Here's a thought experiment: Imagine if Forrest Gump took place in Czechoslovakia during the first half of the 20th century. Would Tom Hanks' blessed fool have fared differently if, instead of the American baby boom, he lived through the heights of Bohemian decadence, followed by Nazi and Communist takeovers?
Possibly not. Forrest's dedication to his idealized sweetheart sees him safely from one misfortune to another. Jiri Menzel's I Served the King of England offers a darker but comparable premise as it follows another naïve protagonist through the ups and downs of Czech history. In its celebration of both physical comedy and physical beauty, I Served the King of England presents a feast for the eyes, even as it builds to a stealthy but stinging critique of moral blindness.
The film begins as diminutive Jan Dité (whose last name means "child") leaves prison as an old man (Oldrich Kaiser) and sets off for a new life in the Czech woods. As he recalls his past, Bulgarian-born Ivan Barnev plays Dité as a younger man, and the first flashback emulates the style of a black-and-white silent movie. Dité serves hot dogs at a train station, but his good intentions lead to slapstick mishaps. Barnev comes across as a natural heir to silent-movie comedians such as Charlie Chaplin, mastering the kind of body language that's alternately cartoonish and graceful.
Dité takes pleasure in prankishly throwing coins to watch people crawl after them, no matter how rich or dignified they may be. But Dité aspires to be a millionaire, too, and fantasizes about bank notes drifting from the sky like pennies from heaven. Gliding unflappably from one table to another, he works his way up as a waiter in several establishments, including a corner pub, a rural hotel/brothel for rich guys and eventually a gourmet restaurant at Prague's Hotel Paris.
His claims to be unlucky are belied by his success in the boudoir with gorgeous women, whose naked bodies he decorates with flowers and other adornments. At one point he serves milk to a bevy of nude blondes by a pool, suggesting that Barnev may actually be the luckiest actor alive. I Served the King of England's photography luxuriates in ripe bodies and delicious meals, not unlike the pre-politically correct pleasure principle of "Mad Men."
The film's first half serves such frothy humor that you may not notice its darker implications. Dité, however gentlemanly, seldom thinks of women as more than sex objects, so he fails to register the character flaws of a young German named Liza (Julia Jentsch). They fall for each other when he saves her from Czech bullies, despite her staunch admiration for Hitler and belief in racial purity. Their consummation offers a raunchy metaphor for Germany taking over Czechoslovakia, and Dité, an unreflective collaborator, takes a job at an Aryan breeding facility until the history's twists give him his just desserts.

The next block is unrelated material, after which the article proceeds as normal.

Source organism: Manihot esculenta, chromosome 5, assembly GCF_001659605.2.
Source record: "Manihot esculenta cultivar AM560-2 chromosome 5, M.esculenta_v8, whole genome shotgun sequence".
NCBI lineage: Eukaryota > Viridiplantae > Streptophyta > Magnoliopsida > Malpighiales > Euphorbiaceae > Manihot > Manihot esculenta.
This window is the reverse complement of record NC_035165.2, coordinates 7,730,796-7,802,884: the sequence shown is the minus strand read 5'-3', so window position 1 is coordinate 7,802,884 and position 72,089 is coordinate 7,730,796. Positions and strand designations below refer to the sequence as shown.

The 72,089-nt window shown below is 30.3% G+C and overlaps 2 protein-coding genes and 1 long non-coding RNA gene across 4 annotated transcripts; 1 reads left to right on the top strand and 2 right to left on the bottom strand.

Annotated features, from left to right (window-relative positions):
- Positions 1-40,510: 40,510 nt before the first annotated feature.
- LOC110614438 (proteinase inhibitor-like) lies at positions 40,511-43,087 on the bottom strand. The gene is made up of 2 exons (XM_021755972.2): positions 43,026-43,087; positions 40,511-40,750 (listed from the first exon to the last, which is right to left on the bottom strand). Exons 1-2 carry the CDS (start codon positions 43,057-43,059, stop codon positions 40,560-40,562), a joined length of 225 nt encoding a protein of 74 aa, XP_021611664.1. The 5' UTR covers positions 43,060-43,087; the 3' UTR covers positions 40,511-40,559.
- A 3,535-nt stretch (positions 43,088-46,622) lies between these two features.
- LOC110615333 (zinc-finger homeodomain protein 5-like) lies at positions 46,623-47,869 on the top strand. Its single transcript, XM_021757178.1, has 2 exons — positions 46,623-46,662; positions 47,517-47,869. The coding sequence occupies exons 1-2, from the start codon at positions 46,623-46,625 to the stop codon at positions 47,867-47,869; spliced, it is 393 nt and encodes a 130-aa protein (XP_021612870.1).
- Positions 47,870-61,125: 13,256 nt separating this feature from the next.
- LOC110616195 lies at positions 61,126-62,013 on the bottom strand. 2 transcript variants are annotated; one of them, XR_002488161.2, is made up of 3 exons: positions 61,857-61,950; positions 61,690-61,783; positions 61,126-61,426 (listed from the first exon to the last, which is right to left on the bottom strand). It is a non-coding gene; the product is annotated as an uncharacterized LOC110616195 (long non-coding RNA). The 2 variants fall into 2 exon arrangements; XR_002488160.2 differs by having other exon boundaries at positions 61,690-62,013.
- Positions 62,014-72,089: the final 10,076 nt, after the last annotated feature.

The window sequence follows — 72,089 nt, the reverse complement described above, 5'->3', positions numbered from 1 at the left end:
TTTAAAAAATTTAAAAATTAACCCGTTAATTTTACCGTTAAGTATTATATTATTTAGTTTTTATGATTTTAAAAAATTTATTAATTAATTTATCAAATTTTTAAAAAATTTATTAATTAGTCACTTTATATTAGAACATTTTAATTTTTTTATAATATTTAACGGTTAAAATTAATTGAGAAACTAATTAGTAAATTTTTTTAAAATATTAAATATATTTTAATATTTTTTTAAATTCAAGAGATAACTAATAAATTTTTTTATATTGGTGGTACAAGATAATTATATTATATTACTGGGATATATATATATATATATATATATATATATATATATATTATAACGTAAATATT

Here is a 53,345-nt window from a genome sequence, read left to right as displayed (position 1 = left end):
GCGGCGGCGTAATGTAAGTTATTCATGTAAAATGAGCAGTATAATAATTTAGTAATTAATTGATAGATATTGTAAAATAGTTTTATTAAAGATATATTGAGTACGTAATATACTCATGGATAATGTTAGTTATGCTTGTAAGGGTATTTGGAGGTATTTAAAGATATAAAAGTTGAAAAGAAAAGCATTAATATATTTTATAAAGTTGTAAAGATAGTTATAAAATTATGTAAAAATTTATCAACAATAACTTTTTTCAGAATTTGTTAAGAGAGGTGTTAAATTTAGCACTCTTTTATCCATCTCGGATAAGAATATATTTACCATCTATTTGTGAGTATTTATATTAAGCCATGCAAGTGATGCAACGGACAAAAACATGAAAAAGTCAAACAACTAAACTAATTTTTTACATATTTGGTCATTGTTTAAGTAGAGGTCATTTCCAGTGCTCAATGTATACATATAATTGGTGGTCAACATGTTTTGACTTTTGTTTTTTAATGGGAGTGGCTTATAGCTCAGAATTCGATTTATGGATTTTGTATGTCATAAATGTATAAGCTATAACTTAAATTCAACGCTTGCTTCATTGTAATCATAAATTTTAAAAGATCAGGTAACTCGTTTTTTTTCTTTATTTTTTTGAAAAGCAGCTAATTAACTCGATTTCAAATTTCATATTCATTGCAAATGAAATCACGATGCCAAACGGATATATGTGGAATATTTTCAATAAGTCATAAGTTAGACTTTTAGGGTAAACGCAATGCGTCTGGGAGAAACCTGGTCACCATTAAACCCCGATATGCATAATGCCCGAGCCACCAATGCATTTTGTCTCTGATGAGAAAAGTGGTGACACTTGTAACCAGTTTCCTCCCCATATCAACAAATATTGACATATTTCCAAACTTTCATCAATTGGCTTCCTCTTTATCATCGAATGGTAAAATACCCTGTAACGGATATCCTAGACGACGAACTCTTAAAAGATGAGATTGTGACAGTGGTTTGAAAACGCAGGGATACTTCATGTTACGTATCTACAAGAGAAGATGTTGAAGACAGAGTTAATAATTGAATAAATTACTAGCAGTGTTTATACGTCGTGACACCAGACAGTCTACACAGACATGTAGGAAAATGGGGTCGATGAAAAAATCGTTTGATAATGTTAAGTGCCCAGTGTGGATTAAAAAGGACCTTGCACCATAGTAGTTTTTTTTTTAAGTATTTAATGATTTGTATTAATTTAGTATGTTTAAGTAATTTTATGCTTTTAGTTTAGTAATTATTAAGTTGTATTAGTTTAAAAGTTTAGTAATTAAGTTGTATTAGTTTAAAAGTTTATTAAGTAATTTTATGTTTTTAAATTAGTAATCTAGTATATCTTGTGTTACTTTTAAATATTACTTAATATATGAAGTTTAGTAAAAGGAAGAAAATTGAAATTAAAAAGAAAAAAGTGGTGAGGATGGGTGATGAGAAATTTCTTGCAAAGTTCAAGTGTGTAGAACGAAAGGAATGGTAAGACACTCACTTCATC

Menzel, director of the Oscar-winning 1966 film Closely Watched Trains, gradually alters the film's photographic style, with the soft, creamy cinematography giving way to earth tones and sharper focus as the waking nightmare of Nazi rule replaces hazy nostalgia. As an old man, Dité finally gains some self-awareness, although Kaiser's bittersweet smile may be a bit too serene to indicate the guilt and shame the character should feel. Overall, Menzel approaches the story with the sardonic wit of such fellow Czechs as novelist Milan Kundera and playwright-turned-president Vaclav Havel.
The title might mislead viewers. At one point Dité asks the Hotel Paris' impeccable maitre'd (Martin Huba), a veritable god among the waitstaff, how he got so good. He replies, with both smugness and affection, "I served the king of England," an impressive reply that doesn't really answer the question, but hints at a rarefied atmosphere of class and perfection. Menzel's film also seems to exist on a similarly exalted plane. Amélie may be the last European film I can recall that struck such a transcendent tone of whimsy and wisdom.